We were sad to hear of the death of Edward Mortimer on 18 June 2021.
Edward was a distinguished speechwriter and journalist and a keen supporter of the Network.
He first spoke at one of our conferences in 2010 in Bournemouth. He came to Cambridge to present the Fred Metcalf Award in 2018 (Fred was a college friend of Edward’s) and he introduced the conference in Oxford in 2019.
There were some nice lines about him in his obituaries. This one from The Times:
‘Annan’s emphasis on human rights was eloquently articulated in speeches written by Mortimer. Somehow this fellow of All Souls even managed to capture authentically some of Annan’s whispery Ghanaian vernacular.’
His FT obituary also showed that a speechwriter isn’t just an amanuensis, he or she can be an important counsellor.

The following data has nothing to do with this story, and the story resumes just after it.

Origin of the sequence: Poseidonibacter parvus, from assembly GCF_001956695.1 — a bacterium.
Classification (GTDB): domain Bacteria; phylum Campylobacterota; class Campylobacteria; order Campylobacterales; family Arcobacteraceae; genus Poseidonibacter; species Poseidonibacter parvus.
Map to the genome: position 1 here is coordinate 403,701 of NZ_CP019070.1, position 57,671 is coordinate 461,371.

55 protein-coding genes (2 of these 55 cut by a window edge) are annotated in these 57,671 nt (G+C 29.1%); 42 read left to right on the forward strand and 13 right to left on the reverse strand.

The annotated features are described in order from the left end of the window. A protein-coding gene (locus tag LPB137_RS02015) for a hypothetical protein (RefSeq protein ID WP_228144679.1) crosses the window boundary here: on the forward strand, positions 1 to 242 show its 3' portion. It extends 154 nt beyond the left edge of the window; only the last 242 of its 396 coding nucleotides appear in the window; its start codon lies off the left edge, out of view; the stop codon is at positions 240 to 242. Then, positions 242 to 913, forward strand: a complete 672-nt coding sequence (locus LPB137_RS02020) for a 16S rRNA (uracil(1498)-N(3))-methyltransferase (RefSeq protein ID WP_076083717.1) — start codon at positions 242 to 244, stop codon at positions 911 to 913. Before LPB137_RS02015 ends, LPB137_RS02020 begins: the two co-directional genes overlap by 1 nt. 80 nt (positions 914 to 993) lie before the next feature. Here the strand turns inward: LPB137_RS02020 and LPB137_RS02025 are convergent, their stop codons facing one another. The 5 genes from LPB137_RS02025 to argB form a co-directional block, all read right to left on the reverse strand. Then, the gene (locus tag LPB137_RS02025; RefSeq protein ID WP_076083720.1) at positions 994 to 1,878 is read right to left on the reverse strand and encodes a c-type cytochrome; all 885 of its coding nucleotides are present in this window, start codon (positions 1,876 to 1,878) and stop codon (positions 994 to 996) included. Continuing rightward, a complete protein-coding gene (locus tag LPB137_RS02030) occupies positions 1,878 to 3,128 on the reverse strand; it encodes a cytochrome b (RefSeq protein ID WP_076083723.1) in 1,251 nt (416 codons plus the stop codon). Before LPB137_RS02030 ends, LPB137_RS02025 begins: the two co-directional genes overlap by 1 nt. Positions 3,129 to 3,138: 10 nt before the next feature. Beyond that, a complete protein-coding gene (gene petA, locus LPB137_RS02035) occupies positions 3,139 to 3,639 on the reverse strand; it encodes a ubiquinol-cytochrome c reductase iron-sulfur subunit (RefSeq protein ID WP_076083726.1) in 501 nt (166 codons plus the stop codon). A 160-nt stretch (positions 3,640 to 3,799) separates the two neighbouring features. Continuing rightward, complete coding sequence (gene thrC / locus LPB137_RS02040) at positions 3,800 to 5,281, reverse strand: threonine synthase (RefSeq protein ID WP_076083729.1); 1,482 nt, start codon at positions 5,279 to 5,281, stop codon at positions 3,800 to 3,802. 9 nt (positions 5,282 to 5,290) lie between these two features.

‘Jean-Marie Guéhenno, head of UN peacekeeping in those years, said he brought more than a sharp intellect to the UN. “I think he contributed a lot to the unique style of Kofi Annan’s leadership: he had a capacity for indignation, which is rare at the UN, but his deep sense of ethics was never overbearing nor patronising. He was a modest man with a passion for ideas, and the speeches of Kofi Annan reflected that.”’
Edward regarded speechwriting as an important skill that deserved respect.
There are some tributes on this page of the United Nations website and a short video in which Edward talks about speechwriting here.